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Lobbying of Firms by Voters

  • Dahm, Matthias
  • Dur, Robert
  • Glazerz, Amihai

A firm may induce voters or elected politicians to support a policy it favors by suggesting that it is more likely to invest in a district whose voters or representatives support the policy. In equilibrium, no one vote may be decisive, and the policy may gain strong support though the majority of districts suffer from adoption of the program. When votes reveal information about the district, the firm's implicit promise or threat can be credible.

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File URL: http://hdl.handle.net/2072/43869
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Paper provided by Universitat Rovira i Virgili, Department of Economics in its series Working Papers with number 2072/43869.

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Date of creation: 2009
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Handle: RePEc:urv:wpaper:2072/43869
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  1. Lapp, Miriam, 1999. " Incorporating Groups into Rational Choice Explanations of Turnout: An Empirical Test," Public Choice, Springer, vol. 98(1-2), pages 171-85, January.
  2. Snyder, James M, Jr, 1990. "Campaign Contributions as Investments: The U.S. House of Representatives, 1980-1986," Journal of Political Economy, University of Chicago Press, vol. 98(6), pages 1195-1227, December.
  3. Grossman, G.M. & Helpman, E., 1992. "Protection for Sale," Papers 162, Princeton, Woodrow Wilson School - Public and International Affairs.
  4. Chappell, Henry W, Jr, 1982. "Campaign Contributions and Congressional Voting: A Simultaneous Probit-Tobit Model," The Review of Economics and Statistics, MIT Press, vol. 64(1), pages 77-83, February.
  5. Austen-Smith, David, 1998. "Allocating Access for Information and Contributions," Journal of Law, Economics and Organization, Oxford University Press, vol. 14(2), pages 277-303, October.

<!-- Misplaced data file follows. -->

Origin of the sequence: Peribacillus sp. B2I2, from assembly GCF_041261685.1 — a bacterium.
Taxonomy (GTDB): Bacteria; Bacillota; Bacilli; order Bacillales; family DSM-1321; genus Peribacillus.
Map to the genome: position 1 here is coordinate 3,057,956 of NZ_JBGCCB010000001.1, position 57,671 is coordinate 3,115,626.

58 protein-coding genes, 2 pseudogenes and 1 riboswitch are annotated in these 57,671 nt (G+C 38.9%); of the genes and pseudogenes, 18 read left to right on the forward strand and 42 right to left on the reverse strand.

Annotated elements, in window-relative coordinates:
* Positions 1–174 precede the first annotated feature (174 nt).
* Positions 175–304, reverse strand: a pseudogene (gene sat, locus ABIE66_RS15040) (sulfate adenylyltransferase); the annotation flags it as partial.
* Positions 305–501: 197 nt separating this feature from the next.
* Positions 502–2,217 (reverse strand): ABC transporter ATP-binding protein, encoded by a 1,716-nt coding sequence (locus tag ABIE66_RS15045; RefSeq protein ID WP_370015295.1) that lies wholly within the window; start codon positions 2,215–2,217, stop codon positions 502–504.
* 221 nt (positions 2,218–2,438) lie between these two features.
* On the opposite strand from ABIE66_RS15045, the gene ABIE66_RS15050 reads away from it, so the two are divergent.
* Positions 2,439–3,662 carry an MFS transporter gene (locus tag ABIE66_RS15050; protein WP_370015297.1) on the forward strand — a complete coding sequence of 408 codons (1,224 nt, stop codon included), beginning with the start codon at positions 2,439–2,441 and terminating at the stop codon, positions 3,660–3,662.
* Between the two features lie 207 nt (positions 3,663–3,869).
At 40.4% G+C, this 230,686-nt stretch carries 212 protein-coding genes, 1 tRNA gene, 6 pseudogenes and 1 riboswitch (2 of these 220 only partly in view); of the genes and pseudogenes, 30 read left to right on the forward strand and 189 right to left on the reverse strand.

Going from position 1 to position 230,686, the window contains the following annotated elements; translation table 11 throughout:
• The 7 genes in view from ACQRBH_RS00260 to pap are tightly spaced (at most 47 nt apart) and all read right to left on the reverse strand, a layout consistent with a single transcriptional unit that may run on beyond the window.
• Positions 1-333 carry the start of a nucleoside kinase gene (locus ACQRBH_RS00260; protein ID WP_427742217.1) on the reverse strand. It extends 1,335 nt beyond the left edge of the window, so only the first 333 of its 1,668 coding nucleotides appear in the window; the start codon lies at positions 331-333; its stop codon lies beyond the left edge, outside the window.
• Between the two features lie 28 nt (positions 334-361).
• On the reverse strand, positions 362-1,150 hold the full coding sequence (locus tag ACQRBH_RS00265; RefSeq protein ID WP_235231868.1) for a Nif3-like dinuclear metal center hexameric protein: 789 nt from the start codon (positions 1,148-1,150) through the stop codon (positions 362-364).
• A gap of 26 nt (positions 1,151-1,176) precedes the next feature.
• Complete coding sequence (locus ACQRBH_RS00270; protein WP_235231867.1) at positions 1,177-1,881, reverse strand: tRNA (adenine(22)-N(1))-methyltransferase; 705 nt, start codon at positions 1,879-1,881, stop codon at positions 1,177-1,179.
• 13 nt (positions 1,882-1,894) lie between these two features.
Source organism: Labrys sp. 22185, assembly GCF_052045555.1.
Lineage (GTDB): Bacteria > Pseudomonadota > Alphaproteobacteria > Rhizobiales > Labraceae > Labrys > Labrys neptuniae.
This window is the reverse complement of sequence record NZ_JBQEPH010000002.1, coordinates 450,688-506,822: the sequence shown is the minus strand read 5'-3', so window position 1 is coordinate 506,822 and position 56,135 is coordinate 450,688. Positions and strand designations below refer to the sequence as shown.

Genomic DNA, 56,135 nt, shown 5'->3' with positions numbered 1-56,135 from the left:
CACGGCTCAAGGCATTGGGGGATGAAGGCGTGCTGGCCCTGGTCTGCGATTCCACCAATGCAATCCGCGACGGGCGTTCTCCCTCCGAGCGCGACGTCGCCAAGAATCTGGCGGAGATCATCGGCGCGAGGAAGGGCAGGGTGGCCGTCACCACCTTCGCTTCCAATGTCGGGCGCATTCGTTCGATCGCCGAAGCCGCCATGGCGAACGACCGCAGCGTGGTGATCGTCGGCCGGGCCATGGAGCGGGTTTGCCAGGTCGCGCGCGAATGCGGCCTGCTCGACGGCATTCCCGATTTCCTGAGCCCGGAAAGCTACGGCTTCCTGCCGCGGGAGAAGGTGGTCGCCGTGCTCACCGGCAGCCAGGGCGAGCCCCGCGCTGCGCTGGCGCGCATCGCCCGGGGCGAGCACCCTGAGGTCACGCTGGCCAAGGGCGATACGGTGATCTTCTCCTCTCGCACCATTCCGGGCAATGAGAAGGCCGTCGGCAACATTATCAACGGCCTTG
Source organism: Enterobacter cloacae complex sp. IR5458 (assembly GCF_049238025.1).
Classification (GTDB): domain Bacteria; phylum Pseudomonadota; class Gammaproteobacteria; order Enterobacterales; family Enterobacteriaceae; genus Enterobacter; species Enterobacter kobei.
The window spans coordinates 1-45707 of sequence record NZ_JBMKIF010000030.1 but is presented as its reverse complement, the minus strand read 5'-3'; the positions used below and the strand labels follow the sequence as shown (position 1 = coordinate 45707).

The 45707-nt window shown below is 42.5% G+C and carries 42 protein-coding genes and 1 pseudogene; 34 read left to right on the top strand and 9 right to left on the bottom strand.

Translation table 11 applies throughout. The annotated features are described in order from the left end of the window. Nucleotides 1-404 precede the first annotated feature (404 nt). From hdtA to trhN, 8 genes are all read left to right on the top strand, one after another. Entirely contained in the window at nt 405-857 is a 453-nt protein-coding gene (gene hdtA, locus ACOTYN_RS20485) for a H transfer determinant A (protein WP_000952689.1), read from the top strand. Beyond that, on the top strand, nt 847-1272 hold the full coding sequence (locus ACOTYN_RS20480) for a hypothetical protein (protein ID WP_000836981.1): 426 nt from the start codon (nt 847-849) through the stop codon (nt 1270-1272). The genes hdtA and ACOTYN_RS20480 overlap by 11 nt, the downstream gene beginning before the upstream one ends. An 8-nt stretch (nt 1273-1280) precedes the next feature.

6. Morten Bennedsen & Sven E. Feldmann, 2000. "Informational Lobbying and Political Contributions," CIE Discussion Papers 2000-02, University of Copenhagen. Department of Economics. Centre for Industrial Economics.
  7. Thomas Schwartz, 1987. "Your vote counts on account of the way it is counted: An institutional solution to the paradox of not voting," Public Choice, Springer, vol. 54(2), pages 101-121, January.
  8. Crawford, Vincent P & Sobel, Joel, 1982. "Strategic Information Transmission," Econometrica, Econometric Society, vol. 50(6), pages 1431-51, November.
  9. Raff, Horst & Srinivasan, Krishna, 1998. "Tax incentives for import-substituting foreign investment:: Does signaling play a role?," Journal of Public Economics, Elsevier, vol. 67(2), pages 167-193, February.
  10. Stephen Ansolabehere & John M. de Figueiredo & James M. Snyder Jr, 2003. "Why is There so Little Money in U.S. Politics?," Journal of Economic Perspectives, American Economic Association, vol. 17(1), pages 105-130, Winter.
  11. Rasmusen, Eric, 1993. " Lobbying When the Decisionmaker Can Acquire Independent Information," Public Choice, Springer, vol. 77(4), pages 899-913, December.
  12. Lohmann, Susanne, 1995. " Information, Access, and Contributions: A Signaling Model of Lobbying," Public Choice, Springer, vol. 85(3-4), pages 267-84, December.
  13. B. Douglas Bernheim & Michael D. Whinston, 1986. "Menu Auctions, Resource Allocation, and Economic Influence," The Quarterly Journal of Economics, Oxford University Press, vol. 101(1), pages 1-31.
  14. B. Douglas Bernheim & Antonio Rangel & Luis Rayo, 2006. "The Power of the Last Word in Legislative Policy Making," Econometrica, Econometric Society, vol. 74(5), pages 1161-1190, 09.
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